Subscribe to our free, weekly email newsletter!

ISM Non-Manufacturing Index trends down in August

By Jeff Berman, Group News Editor
September 03, 2010

Coming on the heels of a 0.5 percent gain from June to July, the Institute of Supply Management’s Non-Manufacturing Report on Business displayed the ongoing signs of a fragile economy with a decline from July to August.

The ISM’s index for measuring the sector’s overall health—known as the NMI—was 51.5 percent in August, a 2.8 percent decrease from July. Like the ISM’s manufacturing index, a reading above 50 percent or higher represents growth. August marks the eighth consecutive month the NMI is more than 50 percent.

The report’s three key metrics each stumbled in August, with: the Business Activity/Production Index at 54.4 percent for a 3.0 decline from August; New Orders at 52.4 percent down 4.3 percent, and Employment at 48.2 percent, which is 2.7 percent below July.

“When you look at these indexes, you need to keep in mind Business Activity and Production is still showing growth, but it is at a slower rate,” said Tony Nieves, chair of the ISM’s Non-Manufacturing Business Survey Committee, in an interview. “Employment [for the NMI] is contracting, which differs from the federal government’s employment report. That could be nothing more than a timing issue, as it relates to the NMI’s respective respondents.”

In the past, employment numbers have typically dragged the NMI down, and that was the case again in August, said Nieves. Had employment not dropped 2.7 percent it would have been in line with July’s 54.3 percent NMI.

This report follows the ISM’s Manufacturing Business report which showed growth, with a 1.1 percent uptick to 56.3 percent in August, coupled with relatively low consumer confidence reflected in sluggish back-to-school retail sales.

Nieves pointed out that while the ISM’s NMI and Manufacturing reports are mutually exclusive, there is a correlation between them.

“Manufacturing has always been more of a leading indicator report of what is happening in the economy,” he said. “It led into the last recession prior to the most recent one and came out of that recession in 2003 and led into the current one as well. But more than 80 percent of the economy is non manufacturing-related.”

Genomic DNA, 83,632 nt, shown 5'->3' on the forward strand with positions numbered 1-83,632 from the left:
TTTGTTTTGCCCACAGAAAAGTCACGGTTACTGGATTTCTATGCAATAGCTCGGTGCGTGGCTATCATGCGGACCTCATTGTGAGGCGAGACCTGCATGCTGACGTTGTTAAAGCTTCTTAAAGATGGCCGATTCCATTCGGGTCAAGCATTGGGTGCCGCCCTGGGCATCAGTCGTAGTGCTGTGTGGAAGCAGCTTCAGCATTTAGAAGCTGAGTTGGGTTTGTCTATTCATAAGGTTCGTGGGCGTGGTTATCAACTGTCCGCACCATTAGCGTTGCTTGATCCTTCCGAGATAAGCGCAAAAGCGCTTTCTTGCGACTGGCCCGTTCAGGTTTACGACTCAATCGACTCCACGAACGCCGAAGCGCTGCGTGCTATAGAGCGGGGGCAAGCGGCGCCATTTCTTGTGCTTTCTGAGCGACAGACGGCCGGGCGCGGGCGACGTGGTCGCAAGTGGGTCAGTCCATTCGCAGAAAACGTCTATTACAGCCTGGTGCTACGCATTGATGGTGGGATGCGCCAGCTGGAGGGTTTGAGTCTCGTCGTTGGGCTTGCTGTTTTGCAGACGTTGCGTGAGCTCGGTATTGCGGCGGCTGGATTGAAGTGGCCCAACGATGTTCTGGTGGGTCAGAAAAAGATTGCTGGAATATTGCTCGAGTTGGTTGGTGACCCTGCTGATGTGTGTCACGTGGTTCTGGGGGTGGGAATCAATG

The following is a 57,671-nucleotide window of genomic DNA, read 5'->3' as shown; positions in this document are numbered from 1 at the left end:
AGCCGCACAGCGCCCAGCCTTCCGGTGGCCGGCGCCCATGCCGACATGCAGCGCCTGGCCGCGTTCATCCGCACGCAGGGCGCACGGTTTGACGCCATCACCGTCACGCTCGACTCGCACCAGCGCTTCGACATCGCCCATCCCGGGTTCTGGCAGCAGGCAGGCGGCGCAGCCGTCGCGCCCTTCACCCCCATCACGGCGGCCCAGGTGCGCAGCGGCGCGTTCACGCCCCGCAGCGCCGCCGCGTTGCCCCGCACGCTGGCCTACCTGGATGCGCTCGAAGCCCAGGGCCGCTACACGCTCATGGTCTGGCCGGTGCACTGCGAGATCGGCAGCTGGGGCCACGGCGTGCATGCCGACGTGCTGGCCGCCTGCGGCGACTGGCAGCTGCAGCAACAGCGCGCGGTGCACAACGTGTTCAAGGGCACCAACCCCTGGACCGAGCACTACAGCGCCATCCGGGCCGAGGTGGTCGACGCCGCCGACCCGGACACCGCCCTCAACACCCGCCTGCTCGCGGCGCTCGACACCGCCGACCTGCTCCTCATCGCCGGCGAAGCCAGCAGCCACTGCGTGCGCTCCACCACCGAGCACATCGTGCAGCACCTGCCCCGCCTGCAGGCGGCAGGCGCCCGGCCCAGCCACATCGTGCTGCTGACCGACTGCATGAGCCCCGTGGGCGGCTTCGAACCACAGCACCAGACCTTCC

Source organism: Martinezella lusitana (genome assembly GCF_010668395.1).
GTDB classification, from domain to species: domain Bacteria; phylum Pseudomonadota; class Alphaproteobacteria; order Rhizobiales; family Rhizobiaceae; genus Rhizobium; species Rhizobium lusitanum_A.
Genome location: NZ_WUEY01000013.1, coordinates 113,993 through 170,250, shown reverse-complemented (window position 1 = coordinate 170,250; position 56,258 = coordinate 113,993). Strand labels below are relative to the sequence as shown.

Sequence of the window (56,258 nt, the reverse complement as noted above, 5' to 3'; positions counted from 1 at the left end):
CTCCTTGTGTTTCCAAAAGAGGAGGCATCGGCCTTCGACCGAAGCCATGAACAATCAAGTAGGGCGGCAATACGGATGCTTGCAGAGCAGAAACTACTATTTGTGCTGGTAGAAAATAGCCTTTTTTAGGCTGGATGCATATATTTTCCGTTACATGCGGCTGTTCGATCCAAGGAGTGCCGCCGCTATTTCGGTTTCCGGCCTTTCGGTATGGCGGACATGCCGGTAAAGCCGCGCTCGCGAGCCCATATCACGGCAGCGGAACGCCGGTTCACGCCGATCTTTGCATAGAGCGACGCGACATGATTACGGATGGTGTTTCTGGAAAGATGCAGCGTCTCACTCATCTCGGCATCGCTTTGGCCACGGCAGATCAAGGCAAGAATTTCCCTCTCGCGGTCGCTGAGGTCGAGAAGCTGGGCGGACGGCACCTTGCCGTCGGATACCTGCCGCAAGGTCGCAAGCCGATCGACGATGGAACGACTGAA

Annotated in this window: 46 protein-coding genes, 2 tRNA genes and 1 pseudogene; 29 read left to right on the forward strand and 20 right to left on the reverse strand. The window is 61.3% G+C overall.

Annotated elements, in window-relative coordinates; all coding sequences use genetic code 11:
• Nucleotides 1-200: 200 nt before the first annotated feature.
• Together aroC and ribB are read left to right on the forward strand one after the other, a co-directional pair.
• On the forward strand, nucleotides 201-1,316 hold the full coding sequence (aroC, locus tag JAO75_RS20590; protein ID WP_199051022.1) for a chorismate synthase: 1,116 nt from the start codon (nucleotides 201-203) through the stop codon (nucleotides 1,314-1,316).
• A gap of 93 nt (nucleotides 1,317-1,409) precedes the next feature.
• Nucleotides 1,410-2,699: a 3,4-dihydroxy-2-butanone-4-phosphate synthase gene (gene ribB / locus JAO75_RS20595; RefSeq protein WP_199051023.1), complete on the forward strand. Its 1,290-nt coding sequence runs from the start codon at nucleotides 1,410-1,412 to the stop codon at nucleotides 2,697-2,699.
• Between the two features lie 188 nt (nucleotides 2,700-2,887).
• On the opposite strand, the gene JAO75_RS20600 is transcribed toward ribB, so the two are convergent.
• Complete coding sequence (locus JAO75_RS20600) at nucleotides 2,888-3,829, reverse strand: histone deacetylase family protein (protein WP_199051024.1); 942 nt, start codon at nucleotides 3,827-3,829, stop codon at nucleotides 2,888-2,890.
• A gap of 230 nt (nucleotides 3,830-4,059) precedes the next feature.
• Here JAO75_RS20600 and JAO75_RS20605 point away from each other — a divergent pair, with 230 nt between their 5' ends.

Looking at this report—aside from the contrast in NMI and federal government employment numbers—Nieves said it is reflective of what is happening in the economy today which could be viewed as one of slow growth or a jobless recovery. And while the economy is currently, not in a double-dip recession, overall conditions are fragile, according to Nieves.

The NMI’s Prices index rose 7.6 percent to 60.3 percent, following a 1.1 percent decrease to 52.7 from June to July. While sustained pricing power is not apparent, Nieves cited a survey respondent whom said “due to general economic conditions, we are finding more aggressive pricing and deals to win business in the competitive marketplace.”

What is impacting pricing the most in the non-manufacturing sector, according to Nieves, are fuel and energy prices.

“Any spike in diesel or retail gasoline or fuel in general impacts pricing,” said Nieves. “Even though non-manufacturing is made up of a lot of services, there is still wholesale in there and other types of industries that rely on trucking and distribution to disparate locations that require fuel and energy.”

NMI Imports at 50.5 percent were up 2.5 percent compared to July, and New Export Orders at 46.5 percent were down 5.5 percent.

About the Author

Jeff Berman headshot
Jeff Berman
Group News Editor

Jeff Berman is Group News Editor for Logistics Management, Modern Materials Handling, and Supply Chain Management Review. Jeff works and lives in Cape Elizabeth, Maine, where he covers all aspects of the supply chain, logistics, freight transportation, and materials handling sectors on a daily basis. .(JavaScript must be enabled to view this email address).

Subscribe to Logistics Management magazine

Subscribe today. It's FREE!
Get timely insider information that you can use to better manage your
entire logistics operation.
Start your FREE subscription today!

Recent Entries

Coming off of 2014, which in many ways is viewed as a banner year for freight, it appears that some tailwinds have firmly kicked in, as 2015 enters its official homestretch, according to Rosalyn Wilson, senior business analyst at Parsons, and author of the Council of Supply Chain Management Professionals (CSCMP) Annual State of Logistics (SOL) Report at last week’s CSCMP Annual Conference in San Diego. The SOL report is sponsored by Penske Logistics.

The average price per gallon for diesel gasoline increased 1.6 cents to $2.492 per gallon, according to data issued by the Department of Energy’s Energy Information Administration (EIA) this week.

The planned $4.8 billion acquisition of Netherlands-based TNT-NV and a provider of mail and courier services and the fourth largest global parcel operator, by FedEx may be showing signs of coming closer to fruition, with TNT’s shareholders formally giving their blessing on the proposed deal.

Con-way Freight, the less-than-truckload (LTL) subsidiary of transportation and logistics service provider Con-way, recently announced it plans to implement a general rate increase for non-contractual freight, effective October 19.

The index ISM uses to measure non-manufacturing growth—known as the NMI—came in at 56.9 in September (a level of 50 or higher indicates growth), a 2.1 percent decrease from August’s 59.0, and 3.4 percent off from July’s 60.3, which is its highest reading since January 2008.


Post a comment
Commenting is not available in this channel entry.

© Copyright 2015 Peerless Media LLC, a division of EH Publishing, Inc • 111 Speen Street, Ste 200, Framingham, MA 01701 USA